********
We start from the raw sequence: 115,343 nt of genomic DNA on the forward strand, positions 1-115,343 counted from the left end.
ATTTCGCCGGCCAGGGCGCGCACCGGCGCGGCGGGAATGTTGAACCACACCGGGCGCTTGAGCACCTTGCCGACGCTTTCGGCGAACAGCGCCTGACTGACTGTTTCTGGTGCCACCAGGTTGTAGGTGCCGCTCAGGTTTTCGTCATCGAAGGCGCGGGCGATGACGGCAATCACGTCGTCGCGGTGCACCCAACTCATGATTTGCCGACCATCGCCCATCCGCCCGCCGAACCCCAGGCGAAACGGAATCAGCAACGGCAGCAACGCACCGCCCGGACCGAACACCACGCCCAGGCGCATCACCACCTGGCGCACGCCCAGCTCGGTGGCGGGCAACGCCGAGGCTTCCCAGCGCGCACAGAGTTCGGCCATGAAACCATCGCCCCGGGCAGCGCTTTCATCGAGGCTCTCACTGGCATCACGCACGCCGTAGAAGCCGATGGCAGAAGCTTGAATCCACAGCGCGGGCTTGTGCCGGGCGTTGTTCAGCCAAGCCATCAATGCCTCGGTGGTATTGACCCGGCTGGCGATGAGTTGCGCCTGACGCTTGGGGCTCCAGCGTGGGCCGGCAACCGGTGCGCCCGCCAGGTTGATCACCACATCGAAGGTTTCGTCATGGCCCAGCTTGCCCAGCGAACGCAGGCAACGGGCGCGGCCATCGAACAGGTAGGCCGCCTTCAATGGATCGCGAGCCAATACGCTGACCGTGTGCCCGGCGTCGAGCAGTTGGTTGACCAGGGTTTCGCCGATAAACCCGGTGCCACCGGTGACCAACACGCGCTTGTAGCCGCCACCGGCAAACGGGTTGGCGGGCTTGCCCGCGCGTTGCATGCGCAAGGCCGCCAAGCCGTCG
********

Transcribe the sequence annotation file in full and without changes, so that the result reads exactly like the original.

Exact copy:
We start from the raw sequence: 115,343 nt of genomic DNA on the forward strand, positions 1-115,343 counted from the left end.
ATTTCGCCGGCCAGGGCGCGCACCGGCGCGGCGGGAATGTTGAACCACACCGGGCGCTTGAGCACCTTGCCGACGCTTTCGGCGAACAGCGCCTGACTGACTGTTTCTGGTGCCACCAGGTTGTAGGTGCCGCTCAGGTTTTCGTCATCGAAGGCGCGGGCGATGACGGCAATCACGTCGTCGCGGTGCACCCAACTCATGATTTGCCGACCATCGCCCATCCGCCCGCCGAACCCCAGGCGAAACGGAATCAGCAACGGCAGCAACGCACCGCCCGGACCGAACACCACGCCCAGGCGCATCACCACCTGGCGCACGCCCAGCTCGGTGGCGGGCAACGCCGAGGCTTCCCAGCGCGCACAGAGTTCGGCCATGAAACCATCGCCCCGGGCAGCGCTTTCATCGAGGCTCTCACTGGCATCACGCACGCCGTAGAAGCCGATGGCAGAAGCTTGAATCCACAGCGCGGGCTTGTGCCGGGCGTTGTTCAGCCAAGCCATCAATGCCTCGGTGGTATTGACCCGGCTGGCGATGAGTTGCGCCTGACGCTTGGGGCTCCAGCGTGGGCCGGCAACCGGTGCGCCCGCCAGGTTGATCACCACATCGAAGGTTTCGTCATGGCCCAGCTTGCCCAGCGAACGCAGGCAACGGGCGCGGCCATCGAACAGGTAGGCCGCCTTCAATGGATCGCGAGCCAATACGCTGACCGTGTGCCCGGCGTCGAGCAGTTGGTTGACCAGGGTTTCGCCGATAAACCCGGTGCCACCGGTGACCAACACGCGCTTGTAGCCGCCACCGGCAAACGGGTTGGCGGGCTTGCCCGCGCGTTGCATGCGCAAGGCCGCCAAGCCGTCG